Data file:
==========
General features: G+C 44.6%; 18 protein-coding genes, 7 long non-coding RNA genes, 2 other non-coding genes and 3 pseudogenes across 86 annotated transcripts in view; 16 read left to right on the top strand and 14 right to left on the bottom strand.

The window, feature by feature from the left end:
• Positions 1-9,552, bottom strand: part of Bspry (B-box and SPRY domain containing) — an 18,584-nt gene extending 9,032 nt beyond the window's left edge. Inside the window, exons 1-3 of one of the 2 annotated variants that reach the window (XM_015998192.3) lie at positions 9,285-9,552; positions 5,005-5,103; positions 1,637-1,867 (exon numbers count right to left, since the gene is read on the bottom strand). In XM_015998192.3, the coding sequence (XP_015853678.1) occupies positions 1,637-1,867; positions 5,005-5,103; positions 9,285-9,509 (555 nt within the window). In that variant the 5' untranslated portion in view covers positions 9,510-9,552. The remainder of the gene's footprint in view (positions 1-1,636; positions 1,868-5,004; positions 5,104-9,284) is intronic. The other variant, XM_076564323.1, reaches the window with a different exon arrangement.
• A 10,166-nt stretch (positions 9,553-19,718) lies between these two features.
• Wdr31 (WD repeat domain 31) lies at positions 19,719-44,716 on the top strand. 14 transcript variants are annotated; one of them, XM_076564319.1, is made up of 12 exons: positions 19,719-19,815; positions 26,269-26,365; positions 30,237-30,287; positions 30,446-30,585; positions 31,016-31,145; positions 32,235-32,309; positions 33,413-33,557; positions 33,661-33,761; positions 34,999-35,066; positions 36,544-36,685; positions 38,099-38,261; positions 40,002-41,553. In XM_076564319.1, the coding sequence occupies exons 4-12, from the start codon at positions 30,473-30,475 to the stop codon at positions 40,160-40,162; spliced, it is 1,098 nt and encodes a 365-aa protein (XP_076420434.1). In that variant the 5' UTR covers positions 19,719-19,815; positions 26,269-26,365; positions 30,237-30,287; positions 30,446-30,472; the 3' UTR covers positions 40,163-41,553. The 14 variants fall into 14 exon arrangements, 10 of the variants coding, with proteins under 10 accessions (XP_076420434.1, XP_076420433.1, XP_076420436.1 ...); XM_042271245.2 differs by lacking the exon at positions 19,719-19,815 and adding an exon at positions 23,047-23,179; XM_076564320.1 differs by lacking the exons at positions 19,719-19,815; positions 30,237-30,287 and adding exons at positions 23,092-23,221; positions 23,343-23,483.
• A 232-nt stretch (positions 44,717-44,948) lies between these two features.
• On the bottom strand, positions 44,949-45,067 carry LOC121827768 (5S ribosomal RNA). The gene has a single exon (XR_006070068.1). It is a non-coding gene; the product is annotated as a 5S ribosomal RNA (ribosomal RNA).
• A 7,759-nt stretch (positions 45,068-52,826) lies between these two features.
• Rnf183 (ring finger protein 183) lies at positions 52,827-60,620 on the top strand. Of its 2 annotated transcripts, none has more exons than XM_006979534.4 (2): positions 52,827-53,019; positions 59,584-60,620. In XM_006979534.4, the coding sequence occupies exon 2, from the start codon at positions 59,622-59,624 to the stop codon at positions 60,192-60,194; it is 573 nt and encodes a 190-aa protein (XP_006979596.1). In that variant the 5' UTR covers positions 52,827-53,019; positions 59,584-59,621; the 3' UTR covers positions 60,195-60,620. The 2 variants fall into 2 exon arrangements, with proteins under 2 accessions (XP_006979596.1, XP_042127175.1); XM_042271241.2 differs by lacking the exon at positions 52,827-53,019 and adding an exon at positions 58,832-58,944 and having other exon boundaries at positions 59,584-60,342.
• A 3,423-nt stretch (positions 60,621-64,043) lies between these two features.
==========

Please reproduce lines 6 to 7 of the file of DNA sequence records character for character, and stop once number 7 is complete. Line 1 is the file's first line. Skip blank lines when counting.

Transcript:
• A 232-nt stretch (positions 44,717-44,948) lies between these two features.
• On the bottom strand, positions 44,949-45,067 carry LOC121827768 (5S ribosomal RNA). The gene has a single exon (XR_006070068.1). It is a non-coding gene; the product is annotated as a 5S ribosomal RNA (ribosomal RNA).